The benefits of clustering eggs: the role of egg predation and larval cannibalism in a predatory mite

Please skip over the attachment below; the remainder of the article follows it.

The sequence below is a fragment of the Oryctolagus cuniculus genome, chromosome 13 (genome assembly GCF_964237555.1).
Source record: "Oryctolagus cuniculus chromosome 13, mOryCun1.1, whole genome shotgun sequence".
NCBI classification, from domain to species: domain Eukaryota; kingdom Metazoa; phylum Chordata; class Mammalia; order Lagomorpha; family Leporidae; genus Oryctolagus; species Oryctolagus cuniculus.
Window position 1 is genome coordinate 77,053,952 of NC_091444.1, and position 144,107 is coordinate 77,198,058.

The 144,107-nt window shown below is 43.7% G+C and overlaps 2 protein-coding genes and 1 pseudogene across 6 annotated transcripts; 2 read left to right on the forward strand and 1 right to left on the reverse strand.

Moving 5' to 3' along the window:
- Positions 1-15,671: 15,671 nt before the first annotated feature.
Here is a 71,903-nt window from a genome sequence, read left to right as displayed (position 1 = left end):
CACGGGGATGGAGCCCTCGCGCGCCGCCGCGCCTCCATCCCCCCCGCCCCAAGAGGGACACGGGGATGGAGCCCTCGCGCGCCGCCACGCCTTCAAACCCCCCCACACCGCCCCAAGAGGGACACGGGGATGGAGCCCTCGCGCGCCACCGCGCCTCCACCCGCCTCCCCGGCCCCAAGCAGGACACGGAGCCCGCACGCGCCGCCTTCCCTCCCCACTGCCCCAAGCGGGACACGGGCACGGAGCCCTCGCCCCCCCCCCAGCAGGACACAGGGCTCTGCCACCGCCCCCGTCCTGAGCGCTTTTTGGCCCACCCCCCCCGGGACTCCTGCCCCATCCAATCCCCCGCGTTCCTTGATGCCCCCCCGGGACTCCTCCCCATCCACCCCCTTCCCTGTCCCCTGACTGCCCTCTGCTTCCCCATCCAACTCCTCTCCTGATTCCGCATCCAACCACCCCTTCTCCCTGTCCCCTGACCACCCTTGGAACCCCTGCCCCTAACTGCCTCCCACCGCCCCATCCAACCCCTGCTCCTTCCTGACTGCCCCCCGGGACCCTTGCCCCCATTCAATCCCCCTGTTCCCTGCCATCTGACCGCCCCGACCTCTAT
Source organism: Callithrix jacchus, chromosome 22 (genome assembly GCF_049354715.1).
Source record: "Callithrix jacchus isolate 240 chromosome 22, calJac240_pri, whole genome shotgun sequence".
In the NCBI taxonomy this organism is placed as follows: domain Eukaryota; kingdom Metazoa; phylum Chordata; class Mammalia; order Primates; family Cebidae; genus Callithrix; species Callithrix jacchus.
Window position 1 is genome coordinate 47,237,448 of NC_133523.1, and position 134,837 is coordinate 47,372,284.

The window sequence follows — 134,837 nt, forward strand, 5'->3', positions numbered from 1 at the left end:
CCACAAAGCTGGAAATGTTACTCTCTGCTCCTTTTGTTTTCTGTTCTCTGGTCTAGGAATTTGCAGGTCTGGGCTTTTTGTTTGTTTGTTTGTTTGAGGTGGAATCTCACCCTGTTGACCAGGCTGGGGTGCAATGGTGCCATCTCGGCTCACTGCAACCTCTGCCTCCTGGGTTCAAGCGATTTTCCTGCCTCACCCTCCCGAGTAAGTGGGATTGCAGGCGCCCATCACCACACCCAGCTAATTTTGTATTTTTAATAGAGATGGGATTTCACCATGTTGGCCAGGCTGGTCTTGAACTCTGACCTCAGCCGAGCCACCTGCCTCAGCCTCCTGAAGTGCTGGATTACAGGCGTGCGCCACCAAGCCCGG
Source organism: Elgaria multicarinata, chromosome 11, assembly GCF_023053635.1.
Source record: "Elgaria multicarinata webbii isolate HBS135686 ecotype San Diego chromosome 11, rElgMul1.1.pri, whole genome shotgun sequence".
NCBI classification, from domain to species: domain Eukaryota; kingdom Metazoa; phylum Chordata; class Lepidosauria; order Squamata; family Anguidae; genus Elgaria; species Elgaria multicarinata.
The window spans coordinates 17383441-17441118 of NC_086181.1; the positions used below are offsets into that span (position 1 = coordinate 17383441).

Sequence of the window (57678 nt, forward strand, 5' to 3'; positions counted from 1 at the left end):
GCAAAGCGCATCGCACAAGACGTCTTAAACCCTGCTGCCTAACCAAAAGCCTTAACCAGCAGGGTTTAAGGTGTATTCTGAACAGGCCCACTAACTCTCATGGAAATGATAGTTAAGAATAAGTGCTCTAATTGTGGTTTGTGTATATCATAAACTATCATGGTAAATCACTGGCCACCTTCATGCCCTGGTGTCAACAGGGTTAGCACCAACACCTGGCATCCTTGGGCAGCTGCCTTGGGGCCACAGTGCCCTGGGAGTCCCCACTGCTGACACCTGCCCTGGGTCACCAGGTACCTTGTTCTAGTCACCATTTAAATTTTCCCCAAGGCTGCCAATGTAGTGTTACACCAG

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Many arthropods produce clusters of eggs, but an unambiguous explanation for the evolution of egg clustering is still lacking. We test several hypotheses for the production of egg clusters by the predatory mite Iphiseius degenerans. This predator feeds on pollen, thrips larvae and nectar in flowers, but oviposits in clusters in tufts of leaf hairs (acarodomatia), where eggs run a lower risk of being killed by thrips, the prey of this predatory mite. The observed clustering is not caused by a shortage of oviposition sites; females preferably oviposit in a domatium containing eggs rather than in an empty domatium. To explain this preference, we first examined the effect of egg clusters on the risk of cannibalism. We found that eggs are invulnerable to cannibalism, whereas larvae emerging from single eggs or from clusters were equally vulnerable. Subsequently, we considered the killing of eggs resulting from counter-attacks by prey, i.e. the western flower thrips. We found no indication that a cluster of eggs protects eggs from predation by thrips. However, when eggs were clustered in a domatium rather than scattered over domatia, the proportion of eggs killed by thrips was lower. Hence, oviposition in clusters has no effect on its own and oviposition in domatia reduces predation risk by thrips, but oviposition in clusters in domatia leads to a synergistic effect on the survival of predator eggs. This synergism probably arises because eggs in clusters within tufts of leaf hairs are more difficult for thrips to reach. These experiments highlight a novel explanation of egg clustering, i.e. adaptation to counter-attacking prey. Moreover, they show that plant domatia protect predator eggs from predation.
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